Court Addresses Implied Warranty of Habitability in Condominium Context

Berish v. Bornstein, 71 Mass. App. Ct. 1101 (2007) (Unpublished)

In this unpublished decision, the Massachusetts Appeals Court addressed the implied warranty of habitability as applied to construction of a residential condominium development.  Plaintiffs, who were trustees of a condominium association, appealed from the trial court’s ruling that faulty window installation in the units was not a latent defect and that faulty chimney attachments were not a safety threat to condominium unit inhabitants.  Plaintiffs also challenged the judge’s findings that certain other claims were time-barred.  The defendants (the condominium developer, an original trustee of the condominium trust, and the general contractor) cross-appealed from the judge’s ruling on the timeliness of plaintiffs’ claims for breach of the implied warranty of habitability and for negligence.

Addressing the merits of the appeal, the court noted that in order to establish a claim for breach of implied warranty of habitability, an organization of unit owners must prove that the common area of the condominium contained a latent defect that manifested itself after the construction of the common area was substantially complete, was caused by a builder’s improper design or workmanship, and created a substantial question of safety as to one or more units or made such units unfit for human habitation.  In applying this standard, the court overturned the trial court and held that the lack of flashing on a window amounted to a latent defect because it was not discoverable by reasonable or customary inspection.  Next, the appeals court overturned the trial court and found that the inadequate chimneys in the condominium common areas also implicated the habitability of the condominiums sufficiently to support plaintiff on the grounds that the faulty chimneys created a substantial issue of safety.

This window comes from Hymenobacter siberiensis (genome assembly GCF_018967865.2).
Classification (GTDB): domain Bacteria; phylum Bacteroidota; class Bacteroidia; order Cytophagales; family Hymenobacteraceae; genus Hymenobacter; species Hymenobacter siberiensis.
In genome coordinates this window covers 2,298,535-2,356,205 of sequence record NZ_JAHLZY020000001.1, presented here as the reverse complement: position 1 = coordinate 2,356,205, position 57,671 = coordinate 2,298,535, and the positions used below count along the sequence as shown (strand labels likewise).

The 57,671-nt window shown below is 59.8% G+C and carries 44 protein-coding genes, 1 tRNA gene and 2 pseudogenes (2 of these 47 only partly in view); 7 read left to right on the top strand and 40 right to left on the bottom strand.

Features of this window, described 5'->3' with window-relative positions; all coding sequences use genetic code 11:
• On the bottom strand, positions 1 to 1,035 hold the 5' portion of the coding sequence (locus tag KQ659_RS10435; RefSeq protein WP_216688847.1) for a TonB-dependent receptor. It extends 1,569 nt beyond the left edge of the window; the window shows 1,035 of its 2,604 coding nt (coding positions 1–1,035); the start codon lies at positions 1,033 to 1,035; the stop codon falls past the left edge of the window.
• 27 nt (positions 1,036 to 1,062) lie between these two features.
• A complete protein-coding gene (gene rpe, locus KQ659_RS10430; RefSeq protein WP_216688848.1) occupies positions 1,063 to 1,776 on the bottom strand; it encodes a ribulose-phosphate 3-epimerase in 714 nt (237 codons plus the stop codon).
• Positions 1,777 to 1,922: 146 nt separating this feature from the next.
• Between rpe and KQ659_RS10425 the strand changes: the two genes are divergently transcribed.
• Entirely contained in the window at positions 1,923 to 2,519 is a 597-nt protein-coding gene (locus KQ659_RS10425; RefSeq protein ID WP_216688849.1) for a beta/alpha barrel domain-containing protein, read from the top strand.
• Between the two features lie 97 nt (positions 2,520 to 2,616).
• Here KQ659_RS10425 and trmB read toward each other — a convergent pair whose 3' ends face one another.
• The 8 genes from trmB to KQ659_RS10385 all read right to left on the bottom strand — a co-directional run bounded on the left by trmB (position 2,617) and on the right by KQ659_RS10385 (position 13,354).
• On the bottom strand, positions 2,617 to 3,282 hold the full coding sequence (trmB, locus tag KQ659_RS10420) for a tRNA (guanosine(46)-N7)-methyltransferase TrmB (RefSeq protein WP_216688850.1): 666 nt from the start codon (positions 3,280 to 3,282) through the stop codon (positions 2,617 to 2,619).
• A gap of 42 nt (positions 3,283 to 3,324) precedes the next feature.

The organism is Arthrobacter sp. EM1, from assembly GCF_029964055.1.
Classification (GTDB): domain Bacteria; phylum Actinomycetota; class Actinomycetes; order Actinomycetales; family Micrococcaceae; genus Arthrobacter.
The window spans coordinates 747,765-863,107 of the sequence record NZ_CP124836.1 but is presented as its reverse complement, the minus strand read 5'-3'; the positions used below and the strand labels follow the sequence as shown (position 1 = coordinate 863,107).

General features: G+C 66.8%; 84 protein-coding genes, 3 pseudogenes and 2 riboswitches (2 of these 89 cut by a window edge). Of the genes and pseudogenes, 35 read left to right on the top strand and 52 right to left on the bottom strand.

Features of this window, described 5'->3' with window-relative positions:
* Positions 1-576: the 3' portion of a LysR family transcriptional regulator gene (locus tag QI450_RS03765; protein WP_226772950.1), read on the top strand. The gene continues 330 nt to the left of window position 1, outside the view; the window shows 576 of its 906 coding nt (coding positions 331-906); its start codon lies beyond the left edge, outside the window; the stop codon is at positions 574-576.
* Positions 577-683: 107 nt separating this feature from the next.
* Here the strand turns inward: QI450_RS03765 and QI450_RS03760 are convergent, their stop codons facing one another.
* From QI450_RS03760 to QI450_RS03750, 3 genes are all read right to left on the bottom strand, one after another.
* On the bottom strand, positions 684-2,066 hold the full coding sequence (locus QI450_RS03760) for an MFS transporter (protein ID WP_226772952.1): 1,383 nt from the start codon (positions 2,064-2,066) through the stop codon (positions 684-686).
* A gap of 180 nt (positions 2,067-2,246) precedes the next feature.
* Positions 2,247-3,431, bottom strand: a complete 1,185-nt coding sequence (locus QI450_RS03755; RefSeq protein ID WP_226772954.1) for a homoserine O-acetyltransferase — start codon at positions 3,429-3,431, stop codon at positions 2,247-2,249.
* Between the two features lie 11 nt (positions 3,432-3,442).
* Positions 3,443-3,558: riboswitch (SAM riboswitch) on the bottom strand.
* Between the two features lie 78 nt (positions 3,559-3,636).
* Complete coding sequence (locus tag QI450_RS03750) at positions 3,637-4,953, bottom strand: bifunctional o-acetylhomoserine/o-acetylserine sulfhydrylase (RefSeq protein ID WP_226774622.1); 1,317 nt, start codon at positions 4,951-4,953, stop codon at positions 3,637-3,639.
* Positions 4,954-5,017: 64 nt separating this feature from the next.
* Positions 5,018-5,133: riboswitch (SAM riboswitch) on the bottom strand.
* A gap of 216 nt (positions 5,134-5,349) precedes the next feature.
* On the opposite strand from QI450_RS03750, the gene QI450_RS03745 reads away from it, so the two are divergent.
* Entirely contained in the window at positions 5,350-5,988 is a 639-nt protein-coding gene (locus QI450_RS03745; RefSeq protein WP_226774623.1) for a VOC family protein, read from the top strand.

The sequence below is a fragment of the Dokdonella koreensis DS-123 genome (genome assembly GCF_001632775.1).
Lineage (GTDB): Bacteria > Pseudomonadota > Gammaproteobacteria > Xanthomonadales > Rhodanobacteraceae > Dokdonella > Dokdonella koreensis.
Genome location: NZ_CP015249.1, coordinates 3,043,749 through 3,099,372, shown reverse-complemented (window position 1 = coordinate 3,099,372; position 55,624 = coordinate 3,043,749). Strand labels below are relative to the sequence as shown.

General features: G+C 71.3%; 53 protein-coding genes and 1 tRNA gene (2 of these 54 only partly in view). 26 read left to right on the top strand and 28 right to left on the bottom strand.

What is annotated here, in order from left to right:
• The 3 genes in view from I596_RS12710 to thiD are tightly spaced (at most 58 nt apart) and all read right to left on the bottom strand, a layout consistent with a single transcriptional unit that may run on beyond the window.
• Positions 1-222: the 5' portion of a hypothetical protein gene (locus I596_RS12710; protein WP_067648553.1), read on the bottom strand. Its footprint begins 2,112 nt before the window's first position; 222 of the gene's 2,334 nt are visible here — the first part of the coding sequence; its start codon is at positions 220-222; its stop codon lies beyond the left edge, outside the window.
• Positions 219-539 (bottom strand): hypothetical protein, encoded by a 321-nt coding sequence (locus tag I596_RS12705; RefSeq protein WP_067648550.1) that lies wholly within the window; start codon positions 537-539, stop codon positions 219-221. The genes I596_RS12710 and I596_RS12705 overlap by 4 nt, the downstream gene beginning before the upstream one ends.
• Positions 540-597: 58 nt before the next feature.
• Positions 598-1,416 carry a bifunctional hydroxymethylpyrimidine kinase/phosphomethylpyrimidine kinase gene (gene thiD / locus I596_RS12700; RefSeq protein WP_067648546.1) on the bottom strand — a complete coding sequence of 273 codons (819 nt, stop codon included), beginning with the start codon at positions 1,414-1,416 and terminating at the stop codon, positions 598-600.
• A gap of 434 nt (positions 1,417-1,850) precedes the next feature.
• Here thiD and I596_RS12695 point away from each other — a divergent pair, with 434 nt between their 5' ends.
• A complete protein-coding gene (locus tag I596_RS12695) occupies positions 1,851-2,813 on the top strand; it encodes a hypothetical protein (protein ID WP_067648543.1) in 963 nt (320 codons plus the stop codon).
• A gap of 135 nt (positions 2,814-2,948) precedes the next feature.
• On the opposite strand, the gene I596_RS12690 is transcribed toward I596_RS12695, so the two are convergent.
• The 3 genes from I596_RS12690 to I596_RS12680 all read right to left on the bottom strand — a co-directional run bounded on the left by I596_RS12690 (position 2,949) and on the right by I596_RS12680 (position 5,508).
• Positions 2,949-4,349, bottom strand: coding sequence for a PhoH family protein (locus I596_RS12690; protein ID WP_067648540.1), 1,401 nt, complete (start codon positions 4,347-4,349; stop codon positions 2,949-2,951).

The court, however, upheld the trial court’s ruling that plaintiffs’ claims based on defendants’ failure to apply a weather resistant wrap on the building exterior, and faulty chimney flashing, were barred because plaintiffs learned of these defects and failed to act within the applicable three-year statute of limitations time period.  Last, the court denied defendants’ cross-appeal by which defendants argued that the discovery rule should not apply to breach of implied warranty claims.

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